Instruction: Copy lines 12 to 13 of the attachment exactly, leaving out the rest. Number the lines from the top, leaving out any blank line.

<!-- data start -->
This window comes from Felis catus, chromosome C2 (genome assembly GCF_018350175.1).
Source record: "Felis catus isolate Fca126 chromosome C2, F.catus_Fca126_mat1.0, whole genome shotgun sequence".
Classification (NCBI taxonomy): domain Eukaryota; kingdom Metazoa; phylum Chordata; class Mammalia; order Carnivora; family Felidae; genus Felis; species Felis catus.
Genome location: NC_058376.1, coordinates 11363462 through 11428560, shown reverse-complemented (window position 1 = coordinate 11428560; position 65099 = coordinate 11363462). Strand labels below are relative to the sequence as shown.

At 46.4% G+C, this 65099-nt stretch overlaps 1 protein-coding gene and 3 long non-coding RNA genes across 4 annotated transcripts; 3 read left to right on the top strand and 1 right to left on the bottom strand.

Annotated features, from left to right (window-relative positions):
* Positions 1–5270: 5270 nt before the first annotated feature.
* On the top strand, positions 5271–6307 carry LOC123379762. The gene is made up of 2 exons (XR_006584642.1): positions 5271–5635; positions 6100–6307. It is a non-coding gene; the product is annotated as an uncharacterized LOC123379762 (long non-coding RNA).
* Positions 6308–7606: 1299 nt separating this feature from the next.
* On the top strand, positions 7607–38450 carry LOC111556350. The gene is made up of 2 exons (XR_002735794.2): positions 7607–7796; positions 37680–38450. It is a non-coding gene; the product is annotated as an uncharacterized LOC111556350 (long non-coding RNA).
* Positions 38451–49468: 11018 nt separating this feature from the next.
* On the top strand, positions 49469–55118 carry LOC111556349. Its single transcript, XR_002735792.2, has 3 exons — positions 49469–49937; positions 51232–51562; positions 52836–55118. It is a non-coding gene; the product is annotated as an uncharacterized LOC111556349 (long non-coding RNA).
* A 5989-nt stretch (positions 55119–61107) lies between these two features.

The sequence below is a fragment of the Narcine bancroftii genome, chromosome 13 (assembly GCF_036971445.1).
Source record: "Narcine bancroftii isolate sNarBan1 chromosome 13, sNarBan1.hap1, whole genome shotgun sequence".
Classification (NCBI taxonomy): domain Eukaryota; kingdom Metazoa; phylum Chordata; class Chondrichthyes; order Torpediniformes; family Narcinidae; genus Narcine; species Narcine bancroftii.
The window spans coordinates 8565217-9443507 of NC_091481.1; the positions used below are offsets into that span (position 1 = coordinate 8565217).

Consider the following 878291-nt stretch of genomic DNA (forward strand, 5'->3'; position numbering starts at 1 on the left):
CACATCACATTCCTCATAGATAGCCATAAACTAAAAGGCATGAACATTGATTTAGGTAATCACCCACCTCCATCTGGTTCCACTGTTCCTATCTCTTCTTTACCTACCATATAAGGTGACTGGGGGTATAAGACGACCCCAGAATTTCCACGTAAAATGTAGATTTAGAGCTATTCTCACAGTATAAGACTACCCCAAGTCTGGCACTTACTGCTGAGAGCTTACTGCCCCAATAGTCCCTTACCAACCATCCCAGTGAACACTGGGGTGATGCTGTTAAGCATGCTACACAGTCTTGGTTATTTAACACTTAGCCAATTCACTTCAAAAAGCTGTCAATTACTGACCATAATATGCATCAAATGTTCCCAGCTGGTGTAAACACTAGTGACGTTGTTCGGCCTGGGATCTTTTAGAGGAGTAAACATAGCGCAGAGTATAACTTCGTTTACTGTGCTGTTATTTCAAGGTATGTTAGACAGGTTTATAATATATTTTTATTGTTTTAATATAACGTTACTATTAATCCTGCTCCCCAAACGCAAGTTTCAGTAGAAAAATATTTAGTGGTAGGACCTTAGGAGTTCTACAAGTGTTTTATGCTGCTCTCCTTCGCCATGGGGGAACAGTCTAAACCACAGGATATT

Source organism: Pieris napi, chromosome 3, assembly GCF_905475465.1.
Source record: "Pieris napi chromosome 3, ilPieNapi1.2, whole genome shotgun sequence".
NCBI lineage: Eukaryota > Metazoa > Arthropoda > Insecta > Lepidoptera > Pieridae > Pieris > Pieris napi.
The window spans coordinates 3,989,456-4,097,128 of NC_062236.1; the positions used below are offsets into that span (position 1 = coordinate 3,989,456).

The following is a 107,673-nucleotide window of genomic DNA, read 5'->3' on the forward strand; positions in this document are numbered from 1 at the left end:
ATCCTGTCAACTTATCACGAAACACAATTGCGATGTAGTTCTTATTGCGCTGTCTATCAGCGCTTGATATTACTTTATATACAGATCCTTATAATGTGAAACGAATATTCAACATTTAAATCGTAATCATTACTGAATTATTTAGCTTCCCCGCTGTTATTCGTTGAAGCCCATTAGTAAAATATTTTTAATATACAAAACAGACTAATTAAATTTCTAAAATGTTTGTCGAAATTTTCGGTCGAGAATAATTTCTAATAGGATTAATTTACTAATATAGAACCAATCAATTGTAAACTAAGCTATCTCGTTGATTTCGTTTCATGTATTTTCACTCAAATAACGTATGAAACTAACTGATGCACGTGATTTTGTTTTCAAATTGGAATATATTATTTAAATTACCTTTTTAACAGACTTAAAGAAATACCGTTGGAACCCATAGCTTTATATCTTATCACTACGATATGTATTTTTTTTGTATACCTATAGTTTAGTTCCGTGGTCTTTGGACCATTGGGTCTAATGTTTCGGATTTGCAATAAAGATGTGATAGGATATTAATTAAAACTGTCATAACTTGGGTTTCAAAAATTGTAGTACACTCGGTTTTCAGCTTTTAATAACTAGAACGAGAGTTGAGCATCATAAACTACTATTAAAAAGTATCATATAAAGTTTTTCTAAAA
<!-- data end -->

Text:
* On the top strand, positions 49469–55118 carry LOC111556349. Its single transcript, XR_002735792.2, has 3 exons — positions 49469–49937; positions 51232–51562; positions 52836–55118. It is a non-coding gene; the product is annotated as an uncharacterized LOC111556349 (long non-coding RNA).
* A 5989-nt stretch (positions 55119–61107) lies between these two features.